Gosner, Kevin. Soldiers of the Virgin. The Moral Economy of a Colonial Maya Rebellion. The University of Arizona Press, Tucson [etc.] 1992. xiv, 227 pp. $29.95.
An apparition of the Virgin Mary in the summer of 1712 triggered a rebellion of Maya-indians in southern Mexico. Reconstructing the causes and effects of this revolt Professor Gosner explores the origins of the Maya civil and religious hierarchy, the role of shamanism in political culture and the fate of the native nobility after the Spanish conquest. He characterizes the rebellion as a defence of the Maya moral economy, supporting his argument by showing how political and economic demands under the colonists had challenged basic norms concerning ritual and power to the limit.
Vertovec, Steven. Hindu Trinidad. Religion, Ethnicity and Socio-Economic Change. [Warwick University Caribbean Studies.] Macmillan Caribbean, London [etc.] 1992. xii, 272 pp. Ill. Maps. £12.95.
Against a background of a general and comparative treatment of Indian migration this book charts the developments of Hindu society and culture in Trinidad, from pre-migration conditions in the beginning of the nineteenth century through settlement and growth on the island, to recent economic shifts and organizational trends. The author describes the evolution of many Hindu socio-cultural forms, as well as current modes of Hindu religious activity, underscoring their importance in everyday life for individuals, families and local communities.
United States of America
Aronowitz, Stanley. False Promises. The Shaping of American Working Class Consciousness. With a New Introd. and Epilogue. Duke University Press, Durham [etc.] 1992. xlv, 470 pp. £33.20.
This is a reprint of the original publication of 1973 (see IRSH, XIX (1974), p. 290f.), with a new introduction and epilogue. In his new introduction Professor Aronowitz gives a survey of the developments and still existing white spots in the historiography of American labour history, whereas in the epilogue he re-evaluates the developments of labour and the labour movement in the United States in the past twenty years, starting from his conclusions in 1973.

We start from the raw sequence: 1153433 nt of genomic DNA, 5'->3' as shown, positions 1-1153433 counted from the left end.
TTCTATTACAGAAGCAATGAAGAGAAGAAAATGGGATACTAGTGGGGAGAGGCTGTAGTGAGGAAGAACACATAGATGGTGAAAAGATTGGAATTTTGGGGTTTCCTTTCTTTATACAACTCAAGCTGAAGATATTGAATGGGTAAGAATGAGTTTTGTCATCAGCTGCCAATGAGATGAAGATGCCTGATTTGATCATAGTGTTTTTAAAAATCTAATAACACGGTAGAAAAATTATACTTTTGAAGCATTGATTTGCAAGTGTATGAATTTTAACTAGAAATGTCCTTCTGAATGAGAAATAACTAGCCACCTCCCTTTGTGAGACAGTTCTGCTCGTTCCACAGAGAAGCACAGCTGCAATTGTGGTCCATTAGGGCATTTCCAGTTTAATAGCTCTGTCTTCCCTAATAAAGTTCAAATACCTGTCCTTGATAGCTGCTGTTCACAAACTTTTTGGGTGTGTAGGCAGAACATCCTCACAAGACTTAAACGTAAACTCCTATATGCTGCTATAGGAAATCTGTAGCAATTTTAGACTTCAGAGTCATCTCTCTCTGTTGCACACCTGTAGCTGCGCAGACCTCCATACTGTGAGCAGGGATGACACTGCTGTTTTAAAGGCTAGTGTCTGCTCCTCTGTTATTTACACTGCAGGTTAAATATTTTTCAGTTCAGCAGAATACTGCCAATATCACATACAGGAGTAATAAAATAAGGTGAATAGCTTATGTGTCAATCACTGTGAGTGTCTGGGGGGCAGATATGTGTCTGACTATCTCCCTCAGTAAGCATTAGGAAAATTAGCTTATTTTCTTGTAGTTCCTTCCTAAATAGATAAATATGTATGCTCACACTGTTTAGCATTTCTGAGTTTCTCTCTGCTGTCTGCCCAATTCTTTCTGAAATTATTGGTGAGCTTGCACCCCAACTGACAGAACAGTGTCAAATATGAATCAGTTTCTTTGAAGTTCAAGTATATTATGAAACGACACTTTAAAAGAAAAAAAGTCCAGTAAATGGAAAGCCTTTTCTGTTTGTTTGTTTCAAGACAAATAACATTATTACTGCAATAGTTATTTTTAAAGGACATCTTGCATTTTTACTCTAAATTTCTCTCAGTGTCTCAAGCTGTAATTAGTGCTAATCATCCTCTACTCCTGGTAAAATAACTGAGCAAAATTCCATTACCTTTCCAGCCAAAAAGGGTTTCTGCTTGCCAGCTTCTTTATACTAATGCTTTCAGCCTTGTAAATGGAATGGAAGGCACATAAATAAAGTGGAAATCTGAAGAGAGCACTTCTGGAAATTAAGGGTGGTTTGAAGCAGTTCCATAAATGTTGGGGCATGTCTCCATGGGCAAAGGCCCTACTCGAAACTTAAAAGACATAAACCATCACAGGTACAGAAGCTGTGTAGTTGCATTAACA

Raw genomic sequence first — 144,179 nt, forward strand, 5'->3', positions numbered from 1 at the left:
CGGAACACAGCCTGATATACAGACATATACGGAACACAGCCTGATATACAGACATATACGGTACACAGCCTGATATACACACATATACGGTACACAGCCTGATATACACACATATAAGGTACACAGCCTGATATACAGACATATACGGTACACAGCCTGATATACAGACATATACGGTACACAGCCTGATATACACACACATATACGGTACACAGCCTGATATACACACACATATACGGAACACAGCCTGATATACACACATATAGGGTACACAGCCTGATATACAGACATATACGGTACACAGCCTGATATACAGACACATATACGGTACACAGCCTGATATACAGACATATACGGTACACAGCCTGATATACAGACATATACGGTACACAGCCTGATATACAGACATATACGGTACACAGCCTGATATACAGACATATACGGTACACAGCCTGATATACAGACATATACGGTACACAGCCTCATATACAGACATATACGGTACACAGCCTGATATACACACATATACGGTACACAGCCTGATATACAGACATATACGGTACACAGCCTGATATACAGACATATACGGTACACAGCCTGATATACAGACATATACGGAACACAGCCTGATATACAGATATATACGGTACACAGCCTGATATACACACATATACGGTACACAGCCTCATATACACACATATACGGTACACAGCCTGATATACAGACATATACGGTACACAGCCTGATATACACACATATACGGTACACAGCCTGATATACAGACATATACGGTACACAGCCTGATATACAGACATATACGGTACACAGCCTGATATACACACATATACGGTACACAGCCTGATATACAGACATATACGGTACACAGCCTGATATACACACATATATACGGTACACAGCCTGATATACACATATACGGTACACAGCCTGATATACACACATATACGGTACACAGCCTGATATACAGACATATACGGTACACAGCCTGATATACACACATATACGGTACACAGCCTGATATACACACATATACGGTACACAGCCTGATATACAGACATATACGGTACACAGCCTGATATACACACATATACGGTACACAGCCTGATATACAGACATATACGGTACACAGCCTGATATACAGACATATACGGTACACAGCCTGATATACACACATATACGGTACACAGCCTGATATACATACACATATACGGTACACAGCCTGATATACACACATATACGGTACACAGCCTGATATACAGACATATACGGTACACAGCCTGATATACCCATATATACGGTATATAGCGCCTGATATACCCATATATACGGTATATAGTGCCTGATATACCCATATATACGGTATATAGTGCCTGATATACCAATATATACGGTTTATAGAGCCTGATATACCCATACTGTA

Bremner, Robert H. The Discovery of Poverty in the United States. With a New Introd. by Walter I. Trattner. Afterword by Robert H. Bremner. [Philanthropy and Society.] Transaction Publishers, New Brunswick [etc.] 1992. xxxv, 364 pp. Ill. $21.95.
The present book is a reprint of a study, published in 1956 under the title From the depths. The discovery of poverty in the United States (see IRSH, III (1958), p. 147). It contains an introduction by professor Trattner and a newly written afterword by the author, in which he states, concerning present-day developments in the United States, that "President Reagan and Bush have been [...] overconfident of the willingness and ability of philanthropy to relieve government of responsibility for the care of the poor".
Cannon, James P. James P. Cannon and the Early Years of American Communism. Selected Writings and Speeches 1920-1928. Prometheus Research Library, New York 1992. xvi, 624 pp. Ill. $14.50.
In the 1920s the later Trotskyist James P. Cannon (1890-1974) played a key role in American communism. This book includes some of Cannon's writings of these years on, inter alia, the Farmer-Labor movement and the 1924 presidential candidacy of Robert M. La Follette; the building of an opposition to John L. Lewis in the miners' union; the role of party supporters in the leadership of the New York garment workers unions; and the Sacco-Vanzetti campaign in 1927.